ARLINGTON, Va., July 14 -- Scientists at the National Science Foundation (NSF) and the European Commission of the European Union have announced a new initiative -- called CRONUS, for cosmic-ray produced nuclide systematics -- to measure cosmic rays from far-distant supernovas to time the history of the Earth's surface.
Galactic explosions known as supernovas unleash torrents of fantastically energetic atomic particles. Billions of these cosmic rays impact Earth every year. The infinitesimal particles blast apart the atoms of Earth's atmosphere and rocks, changing them into new elements. Now, NSF has awarded $5.8 million over five years for geologists to measure the accumulated results of these atomic transmutations in rocks at Earth's surface.
Fred Phillips of the New Mexico Institute of Mining and Technology will coordinate the US arm of the project, which includes 13 US universities.
"This is a way of bringing the projectiles of exploding stars down to very practical use on earth," Phillips said.
The European Union, through its Marie Curie Actions, has awarded 3.4 million euros ($4.4 million) over four years for the project, a research-training network involving teams in France, Germany, Netherlands, Slovakia, Switzerland and the UK. Training of early-stage and experienced researchers in the novel technique is an integral part of the European CRONUS effort to contribute to the mobility, exchange and training of high-quality European scientists.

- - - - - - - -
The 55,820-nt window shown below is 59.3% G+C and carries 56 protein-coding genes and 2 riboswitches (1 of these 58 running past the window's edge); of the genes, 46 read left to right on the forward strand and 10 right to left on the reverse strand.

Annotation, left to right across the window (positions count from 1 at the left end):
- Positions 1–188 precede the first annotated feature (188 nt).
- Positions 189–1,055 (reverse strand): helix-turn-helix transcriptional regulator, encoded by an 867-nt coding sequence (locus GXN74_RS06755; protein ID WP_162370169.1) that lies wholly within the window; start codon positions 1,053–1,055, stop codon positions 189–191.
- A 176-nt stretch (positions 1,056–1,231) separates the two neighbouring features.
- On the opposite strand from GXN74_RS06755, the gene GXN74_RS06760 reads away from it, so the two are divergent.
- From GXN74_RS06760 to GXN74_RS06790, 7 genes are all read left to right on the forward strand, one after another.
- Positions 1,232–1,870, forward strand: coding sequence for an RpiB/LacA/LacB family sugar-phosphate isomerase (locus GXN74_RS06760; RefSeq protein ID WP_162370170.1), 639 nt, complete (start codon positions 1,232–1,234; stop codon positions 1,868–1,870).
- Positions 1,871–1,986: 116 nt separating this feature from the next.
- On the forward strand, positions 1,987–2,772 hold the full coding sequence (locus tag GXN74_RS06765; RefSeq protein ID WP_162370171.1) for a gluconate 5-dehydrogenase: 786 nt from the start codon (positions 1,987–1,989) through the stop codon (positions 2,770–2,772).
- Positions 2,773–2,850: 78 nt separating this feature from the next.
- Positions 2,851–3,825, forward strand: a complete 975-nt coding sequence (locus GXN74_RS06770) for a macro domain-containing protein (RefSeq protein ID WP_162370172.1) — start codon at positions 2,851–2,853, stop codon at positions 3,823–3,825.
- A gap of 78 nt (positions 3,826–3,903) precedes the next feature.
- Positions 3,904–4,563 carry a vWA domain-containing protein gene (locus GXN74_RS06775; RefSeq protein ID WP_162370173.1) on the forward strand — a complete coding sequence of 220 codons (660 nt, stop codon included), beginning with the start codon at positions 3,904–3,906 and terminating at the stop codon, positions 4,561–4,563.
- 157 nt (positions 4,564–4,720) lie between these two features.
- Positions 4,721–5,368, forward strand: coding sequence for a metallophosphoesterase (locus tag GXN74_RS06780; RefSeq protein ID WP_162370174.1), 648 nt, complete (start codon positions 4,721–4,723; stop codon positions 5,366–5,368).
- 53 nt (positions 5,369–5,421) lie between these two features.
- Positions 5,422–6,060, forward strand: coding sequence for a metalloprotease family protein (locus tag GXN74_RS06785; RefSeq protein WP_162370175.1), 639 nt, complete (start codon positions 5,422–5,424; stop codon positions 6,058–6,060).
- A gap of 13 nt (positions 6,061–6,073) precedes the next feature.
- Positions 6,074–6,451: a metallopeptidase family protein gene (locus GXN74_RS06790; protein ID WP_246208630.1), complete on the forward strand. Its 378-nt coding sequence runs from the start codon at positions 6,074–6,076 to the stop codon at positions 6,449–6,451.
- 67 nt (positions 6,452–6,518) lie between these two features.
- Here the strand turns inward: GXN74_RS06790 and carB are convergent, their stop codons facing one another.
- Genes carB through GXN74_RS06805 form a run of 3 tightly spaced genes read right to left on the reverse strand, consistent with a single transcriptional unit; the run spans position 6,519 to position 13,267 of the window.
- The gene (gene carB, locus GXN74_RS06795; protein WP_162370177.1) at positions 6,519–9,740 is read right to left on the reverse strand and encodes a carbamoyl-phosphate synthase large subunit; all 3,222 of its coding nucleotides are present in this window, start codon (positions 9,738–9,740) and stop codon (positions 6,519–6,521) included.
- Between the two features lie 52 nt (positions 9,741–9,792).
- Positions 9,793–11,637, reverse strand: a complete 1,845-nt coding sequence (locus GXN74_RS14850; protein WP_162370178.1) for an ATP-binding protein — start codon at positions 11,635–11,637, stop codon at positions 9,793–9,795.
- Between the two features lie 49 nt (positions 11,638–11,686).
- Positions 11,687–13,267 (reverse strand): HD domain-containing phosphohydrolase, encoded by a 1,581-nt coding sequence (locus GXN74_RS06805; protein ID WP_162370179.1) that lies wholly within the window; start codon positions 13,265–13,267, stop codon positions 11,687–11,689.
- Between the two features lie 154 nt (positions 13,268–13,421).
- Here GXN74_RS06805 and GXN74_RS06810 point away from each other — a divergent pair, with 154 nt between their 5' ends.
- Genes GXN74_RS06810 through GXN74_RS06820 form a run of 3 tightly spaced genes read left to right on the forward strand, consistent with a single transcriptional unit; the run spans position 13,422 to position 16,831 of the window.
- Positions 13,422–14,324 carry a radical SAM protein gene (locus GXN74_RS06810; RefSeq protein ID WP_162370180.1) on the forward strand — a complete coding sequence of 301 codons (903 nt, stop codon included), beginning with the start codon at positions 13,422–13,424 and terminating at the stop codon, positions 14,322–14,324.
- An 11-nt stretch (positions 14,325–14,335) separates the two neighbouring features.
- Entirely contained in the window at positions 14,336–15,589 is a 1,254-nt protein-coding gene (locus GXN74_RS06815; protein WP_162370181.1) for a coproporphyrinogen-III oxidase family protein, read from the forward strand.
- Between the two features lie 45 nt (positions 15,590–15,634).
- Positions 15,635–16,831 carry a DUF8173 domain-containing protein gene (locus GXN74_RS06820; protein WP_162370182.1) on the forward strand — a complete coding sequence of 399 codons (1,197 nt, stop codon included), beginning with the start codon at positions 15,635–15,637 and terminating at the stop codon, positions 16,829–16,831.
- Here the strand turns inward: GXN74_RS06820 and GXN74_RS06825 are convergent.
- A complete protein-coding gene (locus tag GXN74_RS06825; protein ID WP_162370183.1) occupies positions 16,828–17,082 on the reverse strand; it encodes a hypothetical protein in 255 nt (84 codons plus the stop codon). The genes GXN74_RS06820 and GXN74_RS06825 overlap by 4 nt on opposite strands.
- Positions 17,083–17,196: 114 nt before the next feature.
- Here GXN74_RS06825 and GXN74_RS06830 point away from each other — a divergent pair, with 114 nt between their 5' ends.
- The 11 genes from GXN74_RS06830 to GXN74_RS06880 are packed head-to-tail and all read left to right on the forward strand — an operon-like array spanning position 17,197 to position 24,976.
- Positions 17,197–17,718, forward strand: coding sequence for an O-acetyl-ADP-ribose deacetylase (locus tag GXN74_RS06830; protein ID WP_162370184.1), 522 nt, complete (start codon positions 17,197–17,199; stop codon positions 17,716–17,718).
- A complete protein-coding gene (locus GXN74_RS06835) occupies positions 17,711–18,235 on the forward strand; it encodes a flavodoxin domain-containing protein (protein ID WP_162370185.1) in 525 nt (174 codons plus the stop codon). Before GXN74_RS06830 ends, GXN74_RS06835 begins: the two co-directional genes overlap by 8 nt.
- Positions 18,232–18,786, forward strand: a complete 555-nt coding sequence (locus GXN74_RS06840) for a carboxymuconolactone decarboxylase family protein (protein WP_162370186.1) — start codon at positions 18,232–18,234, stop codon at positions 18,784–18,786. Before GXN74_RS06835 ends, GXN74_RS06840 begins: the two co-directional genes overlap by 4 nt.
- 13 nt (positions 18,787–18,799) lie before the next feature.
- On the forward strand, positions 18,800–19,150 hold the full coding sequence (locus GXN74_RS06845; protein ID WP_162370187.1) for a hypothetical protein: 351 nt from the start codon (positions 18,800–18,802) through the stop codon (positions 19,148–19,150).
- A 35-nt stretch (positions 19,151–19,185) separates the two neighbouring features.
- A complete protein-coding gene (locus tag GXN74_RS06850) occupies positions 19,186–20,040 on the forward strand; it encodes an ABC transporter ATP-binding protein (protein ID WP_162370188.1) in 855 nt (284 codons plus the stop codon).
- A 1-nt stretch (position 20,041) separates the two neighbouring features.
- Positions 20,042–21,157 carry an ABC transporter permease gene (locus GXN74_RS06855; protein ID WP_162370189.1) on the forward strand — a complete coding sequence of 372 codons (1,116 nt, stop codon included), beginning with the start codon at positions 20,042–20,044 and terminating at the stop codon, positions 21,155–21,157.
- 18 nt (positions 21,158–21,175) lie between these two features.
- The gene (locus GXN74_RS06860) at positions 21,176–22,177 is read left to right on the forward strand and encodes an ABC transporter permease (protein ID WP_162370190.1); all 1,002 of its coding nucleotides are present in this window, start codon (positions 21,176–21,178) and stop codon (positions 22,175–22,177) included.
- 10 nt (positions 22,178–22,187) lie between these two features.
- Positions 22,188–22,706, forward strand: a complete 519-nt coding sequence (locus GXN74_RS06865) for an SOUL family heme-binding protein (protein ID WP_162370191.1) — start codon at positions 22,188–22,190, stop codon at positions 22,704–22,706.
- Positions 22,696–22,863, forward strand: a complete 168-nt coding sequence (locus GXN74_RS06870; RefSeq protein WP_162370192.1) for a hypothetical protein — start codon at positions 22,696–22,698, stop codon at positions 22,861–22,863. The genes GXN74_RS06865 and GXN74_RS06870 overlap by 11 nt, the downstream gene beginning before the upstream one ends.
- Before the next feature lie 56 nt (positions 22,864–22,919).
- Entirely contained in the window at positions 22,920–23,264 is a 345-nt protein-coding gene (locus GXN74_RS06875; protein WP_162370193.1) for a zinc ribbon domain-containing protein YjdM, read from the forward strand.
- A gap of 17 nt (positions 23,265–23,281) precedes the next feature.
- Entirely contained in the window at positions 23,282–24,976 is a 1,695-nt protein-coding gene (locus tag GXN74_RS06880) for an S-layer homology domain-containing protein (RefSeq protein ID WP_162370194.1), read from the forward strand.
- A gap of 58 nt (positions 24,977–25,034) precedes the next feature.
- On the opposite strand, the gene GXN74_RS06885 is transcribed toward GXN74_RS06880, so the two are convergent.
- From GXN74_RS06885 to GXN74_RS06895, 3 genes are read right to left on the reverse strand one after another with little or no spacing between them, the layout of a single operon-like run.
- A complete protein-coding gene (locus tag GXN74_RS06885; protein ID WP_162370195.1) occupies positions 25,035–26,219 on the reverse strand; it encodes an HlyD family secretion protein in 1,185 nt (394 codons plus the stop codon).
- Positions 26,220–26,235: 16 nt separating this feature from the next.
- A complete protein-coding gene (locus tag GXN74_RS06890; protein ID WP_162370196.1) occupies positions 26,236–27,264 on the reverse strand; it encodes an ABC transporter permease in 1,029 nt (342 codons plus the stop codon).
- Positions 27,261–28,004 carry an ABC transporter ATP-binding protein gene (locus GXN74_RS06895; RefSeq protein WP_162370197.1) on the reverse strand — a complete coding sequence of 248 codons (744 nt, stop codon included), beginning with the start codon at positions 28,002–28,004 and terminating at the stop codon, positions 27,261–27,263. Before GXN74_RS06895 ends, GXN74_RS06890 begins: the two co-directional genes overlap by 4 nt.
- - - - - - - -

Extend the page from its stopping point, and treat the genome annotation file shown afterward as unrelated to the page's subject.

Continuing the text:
Tibor Dunai, now at the Vrije Universiteit, Amsterdam, will coordinate the European arm. He will relocate to the University of Edinburgh in the fall of 2005.
Powerful cosmic-ray particles penetrate only a few feet below the Earth's surface, so deeper rocks are shielded from the buildup of cosmic-ray transmutations. The number of new atoms produced by cosmic rays can thus show the amount of time passed since geological events such as earthquakes, landslides and glaciers. They can also reveal how fast Earth's surface changes from such forces as erosion by rivers.
Scientists affiliated with CRONUS will work to understand the fundamentals of cosmic-ray reactions so that they can routinely use them as methods for reconstructing and analyzing environment changes. When perfected, the new cosmic-ray methods will shed light on Earth's past climate cycles, changes in soil erosion, frequency of floods and landslides, and how weathering of rocks affects global warming and cooling.
The US and European researchers will work together sampling rocks from key sites around the world, exposing elements to nuclear beams in high-energy accelerators and counting cosmic-ray impacts with detectors aboard high-altitude aircraft.
For more information, visit: www.nsf.gov